Malaga, the capital (pop. 130,109), Antequera (31,609), Vélez Malaga (23,586), Ronda (20,995), Coín (12,326), and Alora (10,325), are described in separate articles. Other towns with more than 7000 inhabitants are Marbella (9629), Estepona (9310), Archidona (8880) and Nerja (7112). The population of the province tends gradually to decrease, as many families emigrate to South America, Algeria and Hawaii.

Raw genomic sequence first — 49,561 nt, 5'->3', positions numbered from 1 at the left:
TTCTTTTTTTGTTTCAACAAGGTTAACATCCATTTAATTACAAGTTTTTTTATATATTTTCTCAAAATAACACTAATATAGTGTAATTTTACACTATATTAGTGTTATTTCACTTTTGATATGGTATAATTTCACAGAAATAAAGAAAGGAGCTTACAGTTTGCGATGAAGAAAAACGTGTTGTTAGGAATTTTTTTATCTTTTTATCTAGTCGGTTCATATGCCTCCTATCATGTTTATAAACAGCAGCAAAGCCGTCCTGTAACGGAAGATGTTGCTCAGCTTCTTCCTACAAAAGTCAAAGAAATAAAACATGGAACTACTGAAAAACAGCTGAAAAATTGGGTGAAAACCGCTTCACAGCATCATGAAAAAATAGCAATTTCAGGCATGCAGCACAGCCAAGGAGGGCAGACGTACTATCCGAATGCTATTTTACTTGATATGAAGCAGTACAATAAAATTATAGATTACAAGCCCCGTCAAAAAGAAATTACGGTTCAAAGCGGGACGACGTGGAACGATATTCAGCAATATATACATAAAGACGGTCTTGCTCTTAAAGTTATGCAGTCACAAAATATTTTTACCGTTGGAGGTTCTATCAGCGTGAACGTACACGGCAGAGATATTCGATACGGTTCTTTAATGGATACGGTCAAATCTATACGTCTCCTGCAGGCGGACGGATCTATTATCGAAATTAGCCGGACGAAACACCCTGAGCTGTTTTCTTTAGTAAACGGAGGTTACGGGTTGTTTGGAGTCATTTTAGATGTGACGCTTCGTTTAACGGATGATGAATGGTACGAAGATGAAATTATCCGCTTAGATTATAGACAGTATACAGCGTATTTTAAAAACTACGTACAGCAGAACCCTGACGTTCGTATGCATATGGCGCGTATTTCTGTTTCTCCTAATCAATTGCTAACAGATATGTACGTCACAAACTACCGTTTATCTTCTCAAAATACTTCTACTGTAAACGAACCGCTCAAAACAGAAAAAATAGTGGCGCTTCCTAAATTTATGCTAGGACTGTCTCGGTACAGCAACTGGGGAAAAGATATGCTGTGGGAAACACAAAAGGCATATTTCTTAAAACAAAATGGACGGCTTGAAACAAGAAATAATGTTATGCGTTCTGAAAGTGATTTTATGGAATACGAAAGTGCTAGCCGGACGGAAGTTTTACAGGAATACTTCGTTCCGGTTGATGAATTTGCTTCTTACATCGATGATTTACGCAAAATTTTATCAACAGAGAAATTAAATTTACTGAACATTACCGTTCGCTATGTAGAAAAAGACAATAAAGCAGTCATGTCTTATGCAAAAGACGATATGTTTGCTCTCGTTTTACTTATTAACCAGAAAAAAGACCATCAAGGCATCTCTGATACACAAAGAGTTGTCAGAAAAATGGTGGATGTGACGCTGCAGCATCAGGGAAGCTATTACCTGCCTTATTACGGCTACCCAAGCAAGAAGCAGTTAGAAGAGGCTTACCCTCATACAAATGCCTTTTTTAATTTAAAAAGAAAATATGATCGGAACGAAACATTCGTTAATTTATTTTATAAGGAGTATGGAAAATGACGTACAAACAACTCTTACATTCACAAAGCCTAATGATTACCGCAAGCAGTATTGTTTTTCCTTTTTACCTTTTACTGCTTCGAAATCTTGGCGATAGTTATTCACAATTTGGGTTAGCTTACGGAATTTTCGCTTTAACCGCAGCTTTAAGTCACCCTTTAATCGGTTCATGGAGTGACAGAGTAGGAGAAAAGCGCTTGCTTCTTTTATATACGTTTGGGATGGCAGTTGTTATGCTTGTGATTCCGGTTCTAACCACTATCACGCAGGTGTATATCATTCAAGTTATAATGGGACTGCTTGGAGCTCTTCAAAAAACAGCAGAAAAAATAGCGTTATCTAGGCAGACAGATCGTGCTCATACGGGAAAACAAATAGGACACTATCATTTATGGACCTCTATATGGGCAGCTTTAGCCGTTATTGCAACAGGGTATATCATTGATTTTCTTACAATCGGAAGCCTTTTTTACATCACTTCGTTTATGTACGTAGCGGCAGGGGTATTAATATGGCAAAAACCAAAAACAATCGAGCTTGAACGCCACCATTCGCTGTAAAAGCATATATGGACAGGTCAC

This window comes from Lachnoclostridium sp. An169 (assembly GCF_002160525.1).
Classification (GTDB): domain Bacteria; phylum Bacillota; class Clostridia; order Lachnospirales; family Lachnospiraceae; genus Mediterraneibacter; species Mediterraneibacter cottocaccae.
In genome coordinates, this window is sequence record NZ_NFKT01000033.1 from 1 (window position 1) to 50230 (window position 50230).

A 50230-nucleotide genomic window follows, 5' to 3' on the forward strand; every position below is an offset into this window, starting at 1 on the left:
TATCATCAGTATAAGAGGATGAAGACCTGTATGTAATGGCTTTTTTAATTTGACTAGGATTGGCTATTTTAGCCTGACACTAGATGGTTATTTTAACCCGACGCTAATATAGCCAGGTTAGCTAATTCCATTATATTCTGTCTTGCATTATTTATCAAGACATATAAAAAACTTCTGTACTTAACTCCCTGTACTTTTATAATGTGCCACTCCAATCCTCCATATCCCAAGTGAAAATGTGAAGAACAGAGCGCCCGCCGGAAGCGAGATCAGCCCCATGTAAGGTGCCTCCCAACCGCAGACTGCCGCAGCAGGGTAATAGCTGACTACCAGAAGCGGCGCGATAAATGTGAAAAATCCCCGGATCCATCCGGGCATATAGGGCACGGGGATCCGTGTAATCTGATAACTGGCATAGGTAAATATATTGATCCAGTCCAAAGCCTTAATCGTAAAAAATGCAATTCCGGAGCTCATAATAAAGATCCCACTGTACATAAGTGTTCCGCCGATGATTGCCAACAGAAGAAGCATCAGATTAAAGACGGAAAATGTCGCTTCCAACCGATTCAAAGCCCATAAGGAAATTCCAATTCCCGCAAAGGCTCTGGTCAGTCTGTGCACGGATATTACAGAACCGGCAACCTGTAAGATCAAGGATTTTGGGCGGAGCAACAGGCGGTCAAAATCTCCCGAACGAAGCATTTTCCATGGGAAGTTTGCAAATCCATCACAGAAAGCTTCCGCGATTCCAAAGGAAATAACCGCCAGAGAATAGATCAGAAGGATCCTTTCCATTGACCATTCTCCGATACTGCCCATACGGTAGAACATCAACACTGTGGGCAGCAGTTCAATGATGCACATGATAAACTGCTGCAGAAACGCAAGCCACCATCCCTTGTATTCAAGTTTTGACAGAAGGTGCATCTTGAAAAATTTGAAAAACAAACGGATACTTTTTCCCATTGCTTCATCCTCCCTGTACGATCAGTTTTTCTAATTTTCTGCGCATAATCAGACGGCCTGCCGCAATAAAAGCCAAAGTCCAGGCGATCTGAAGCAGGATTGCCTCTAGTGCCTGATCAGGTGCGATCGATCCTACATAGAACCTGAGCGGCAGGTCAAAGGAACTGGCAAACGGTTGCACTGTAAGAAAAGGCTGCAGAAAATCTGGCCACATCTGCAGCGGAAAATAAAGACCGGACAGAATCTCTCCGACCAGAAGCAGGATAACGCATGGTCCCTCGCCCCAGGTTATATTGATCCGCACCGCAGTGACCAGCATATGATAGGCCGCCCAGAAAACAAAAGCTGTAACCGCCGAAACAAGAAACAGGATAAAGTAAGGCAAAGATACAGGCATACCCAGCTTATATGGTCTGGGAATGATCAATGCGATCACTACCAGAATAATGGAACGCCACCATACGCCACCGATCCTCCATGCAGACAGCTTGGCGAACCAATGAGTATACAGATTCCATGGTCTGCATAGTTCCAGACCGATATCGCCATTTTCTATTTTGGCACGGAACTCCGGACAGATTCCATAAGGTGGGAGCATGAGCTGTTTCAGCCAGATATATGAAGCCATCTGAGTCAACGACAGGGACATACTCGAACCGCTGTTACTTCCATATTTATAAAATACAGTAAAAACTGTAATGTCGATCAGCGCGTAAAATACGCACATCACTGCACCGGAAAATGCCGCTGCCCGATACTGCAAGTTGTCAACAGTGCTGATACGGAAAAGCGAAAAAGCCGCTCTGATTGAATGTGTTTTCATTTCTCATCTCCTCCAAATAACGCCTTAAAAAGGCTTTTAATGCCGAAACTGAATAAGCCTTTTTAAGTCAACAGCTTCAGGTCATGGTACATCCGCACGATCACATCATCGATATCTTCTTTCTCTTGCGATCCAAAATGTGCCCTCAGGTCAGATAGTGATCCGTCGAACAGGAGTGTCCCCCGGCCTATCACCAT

MALAGA, the capital of the province of Malaga, an episcopal see, and, next to Barcelona, the most important seaport of Spain, finely situated on the Mediterranean coast, at the southern base of the Axarquia hills and at the eastern extremity of the fertile vega (plain) of Malaga in 36° 43′ N. and 4° 25′ W. Pop. (1900), 130,109. From the clearness of its sky, and the beautiful sweep of its bay, Malaga has sometimes been compared with Naples. The climate is one of the mildest and most equable in Europe, the mean annual temperature being 66.7° Fahr. The principal railway inland gives access through Bobadilla to all parts of Spain, and a branch line along the coast to Vélez-Malaga was opened in 1908. Malaga lies principally on the left bank of a mountain torrent, the Guadalmedina (“river of the city”); the streets near the sea are spacious and comparatively modern, but those in the older part of the town, where the buildings are huddled around the ancient citadel, are narrow, winding and often dilapidated. Well-built suburbs have also spread on all sides into the rich and pleasant country which surrounds Malaga, and several acres of land reclaimed from the sea have been converted into a public park. There are various squares or plazas and public promenades; of the former the most important are the Plaza de Riego (containing the monument to General José Maria Torrijos, who, with forty-eight others, was executed in Malaga on the 11th of December 1831, for promoting an insurrection in favour of the constitution) and the Plaza de la Constitucion; adjoining the quays is the fine Paseo de la Alameda. The city has no public buildings of commanding architectural or historical importance. The cathedral, on the site of an ancient mosque, was begun about 1528; after its construction had been twice interrupted, it was completed to its present state in the 18th century, and is in consequence an obtrusive record of the degeneration of Spanish architecture. The woodwork of the choir, however, is worthy of attention. The church of El Cristo de la Victoria contains some relics of the siege of 1487. There are an English church and an English cemetery, which dates from 1830; up to that year all Protestants who died in Malaga were buried on the foreshore, where their bodies were frequently exposed by the action of wind and sea. Of the old Moorish arsenal only a single horseshoe gateway remains, the rest of the site being chiefly occupied by an iron structure used as a market; the Alcazába, or citadel, has almost disappeared. The castle of Gibralfaro, on a bold eminence to the north-east dates from the 13th century, and is still in fairly good preservation.